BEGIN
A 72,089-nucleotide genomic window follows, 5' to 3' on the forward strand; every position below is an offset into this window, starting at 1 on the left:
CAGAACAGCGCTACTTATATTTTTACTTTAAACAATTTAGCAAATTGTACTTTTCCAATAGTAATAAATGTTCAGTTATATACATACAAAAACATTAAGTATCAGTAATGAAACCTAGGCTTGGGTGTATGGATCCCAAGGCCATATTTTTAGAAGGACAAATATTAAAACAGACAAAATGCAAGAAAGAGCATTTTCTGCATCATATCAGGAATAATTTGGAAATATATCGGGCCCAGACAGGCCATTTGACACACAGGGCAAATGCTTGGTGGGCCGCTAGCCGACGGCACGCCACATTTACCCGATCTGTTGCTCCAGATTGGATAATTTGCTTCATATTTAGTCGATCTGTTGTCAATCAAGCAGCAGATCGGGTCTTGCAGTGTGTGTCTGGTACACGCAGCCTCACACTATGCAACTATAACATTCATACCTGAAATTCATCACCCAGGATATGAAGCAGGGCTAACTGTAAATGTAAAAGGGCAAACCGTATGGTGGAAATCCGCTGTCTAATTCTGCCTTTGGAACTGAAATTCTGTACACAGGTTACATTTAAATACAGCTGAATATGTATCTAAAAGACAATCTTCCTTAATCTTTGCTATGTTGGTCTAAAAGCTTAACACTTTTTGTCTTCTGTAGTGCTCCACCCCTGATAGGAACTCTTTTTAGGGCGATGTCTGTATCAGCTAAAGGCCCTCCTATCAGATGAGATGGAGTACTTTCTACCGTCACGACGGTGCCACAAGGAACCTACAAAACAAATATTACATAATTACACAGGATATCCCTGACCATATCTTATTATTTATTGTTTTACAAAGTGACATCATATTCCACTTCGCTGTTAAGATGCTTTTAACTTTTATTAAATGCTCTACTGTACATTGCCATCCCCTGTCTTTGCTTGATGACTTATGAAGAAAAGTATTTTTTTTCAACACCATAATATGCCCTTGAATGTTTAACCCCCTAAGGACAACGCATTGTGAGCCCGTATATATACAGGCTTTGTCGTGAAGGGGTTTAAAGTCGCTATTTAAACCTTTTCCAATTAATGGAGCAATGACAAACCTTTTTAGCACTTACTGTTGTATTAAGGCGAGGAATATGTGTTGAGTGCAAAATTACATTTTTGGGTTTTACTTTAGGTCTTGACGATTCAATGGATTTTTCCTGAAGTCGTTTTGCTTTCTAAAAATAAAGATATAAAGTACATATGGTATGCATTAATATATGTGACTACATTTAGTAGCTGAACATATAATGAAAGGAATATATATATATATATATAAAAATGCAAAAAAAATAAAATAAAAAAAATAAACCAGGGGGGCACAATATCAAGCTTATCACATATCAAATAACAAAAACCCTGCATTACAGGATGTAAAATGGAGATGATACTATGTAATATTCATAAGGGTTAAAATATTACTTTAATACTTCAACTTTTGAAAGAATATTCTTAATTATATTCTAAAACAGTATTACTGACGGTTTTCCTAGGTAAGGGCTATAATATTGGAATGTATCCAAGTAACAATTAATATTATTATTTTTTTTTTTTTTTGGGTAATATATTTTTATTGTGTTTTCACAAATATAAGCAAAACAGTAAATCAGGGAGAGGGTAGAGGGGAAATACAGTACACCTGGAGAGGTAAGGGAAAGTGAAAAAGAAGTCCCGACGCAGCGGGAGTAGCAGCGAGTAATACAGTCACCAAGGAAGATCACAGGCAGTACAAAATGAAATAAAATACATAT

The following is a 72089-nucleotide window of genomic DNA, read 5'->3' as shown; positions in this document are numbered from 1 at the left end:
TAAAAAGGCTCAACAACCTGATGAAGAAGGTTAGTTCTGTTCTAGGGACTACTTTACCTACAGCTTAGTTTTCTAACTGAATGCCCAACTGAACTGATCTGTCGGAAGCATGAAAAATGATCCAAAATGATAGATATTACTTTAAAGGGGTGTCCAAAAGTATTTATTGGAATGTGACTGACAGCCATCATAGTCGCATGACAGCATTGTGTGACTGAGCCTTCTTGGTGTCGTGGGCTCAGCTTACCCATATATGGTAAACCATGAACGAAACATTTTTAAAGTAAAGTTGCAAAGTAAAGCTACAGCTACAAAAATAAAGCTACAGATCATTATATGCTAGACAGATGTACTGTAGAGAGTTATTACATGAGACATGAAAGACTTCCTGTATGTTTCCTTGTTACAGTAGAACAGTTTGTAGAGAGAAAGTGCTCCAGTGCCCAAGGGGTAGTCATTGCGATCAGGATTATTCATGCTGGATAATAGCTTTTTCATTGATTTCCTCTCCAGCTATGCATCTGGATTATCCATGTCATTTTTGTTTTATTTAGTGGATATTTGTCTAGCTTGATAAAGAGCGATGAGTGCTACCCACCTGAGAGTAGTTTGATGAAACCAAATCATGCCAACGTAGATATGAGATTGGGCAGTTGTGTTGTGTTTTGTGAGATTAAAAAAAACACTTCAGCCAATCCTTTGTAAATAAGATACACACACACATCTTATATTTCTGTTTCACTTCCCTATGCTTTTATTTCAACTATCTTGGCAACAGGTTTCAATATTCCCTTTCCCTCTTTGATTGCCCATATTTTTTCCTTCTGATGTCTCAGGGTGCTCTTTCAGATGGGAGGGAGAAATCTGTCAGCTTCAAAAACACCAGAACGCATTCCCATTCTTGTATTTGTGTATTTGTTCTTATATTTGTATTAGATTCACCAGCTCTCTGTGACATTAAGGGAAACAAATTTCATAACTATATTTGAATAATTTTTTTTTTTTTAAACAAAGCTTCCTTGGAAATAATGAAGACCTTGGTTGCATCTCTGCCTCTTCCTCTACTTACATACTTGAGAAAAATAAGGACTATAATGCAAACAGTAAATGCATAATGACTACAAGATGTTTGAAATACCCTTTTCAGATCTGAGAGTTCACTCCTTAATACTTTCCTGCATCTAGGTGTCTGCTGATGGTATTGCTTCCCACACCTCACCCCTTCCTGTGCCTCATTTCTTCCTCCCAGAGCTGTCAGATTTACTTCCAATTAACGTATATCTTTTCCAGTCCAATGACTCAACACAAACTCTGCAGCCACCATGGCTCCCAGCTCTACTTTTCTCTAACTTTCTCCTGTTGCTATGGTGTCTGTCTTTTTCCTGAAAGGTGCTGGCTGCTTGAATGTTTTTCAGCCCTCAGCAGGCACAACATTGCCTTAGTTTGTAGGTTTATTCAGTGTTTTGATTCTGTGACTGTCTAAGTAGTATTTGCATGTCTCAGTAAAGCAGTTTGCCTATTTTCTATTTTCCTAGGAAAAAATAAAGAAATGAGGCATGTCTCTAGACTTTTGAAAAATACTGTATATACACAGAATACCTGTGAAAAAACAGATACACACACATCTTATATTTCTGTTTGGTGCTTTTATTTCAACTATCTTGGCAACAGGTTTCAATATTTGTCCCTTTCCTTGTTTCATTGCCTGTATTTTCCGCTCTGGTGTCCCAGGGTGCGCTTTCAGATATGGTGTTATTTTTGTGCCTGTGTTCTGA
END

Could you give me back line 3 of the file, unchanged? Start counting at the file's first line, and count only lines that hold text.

The following is a 72089-nucleotide window of genomic DNA, read 5'->3' as shown; positions in this document are numbered from 1 at the left end: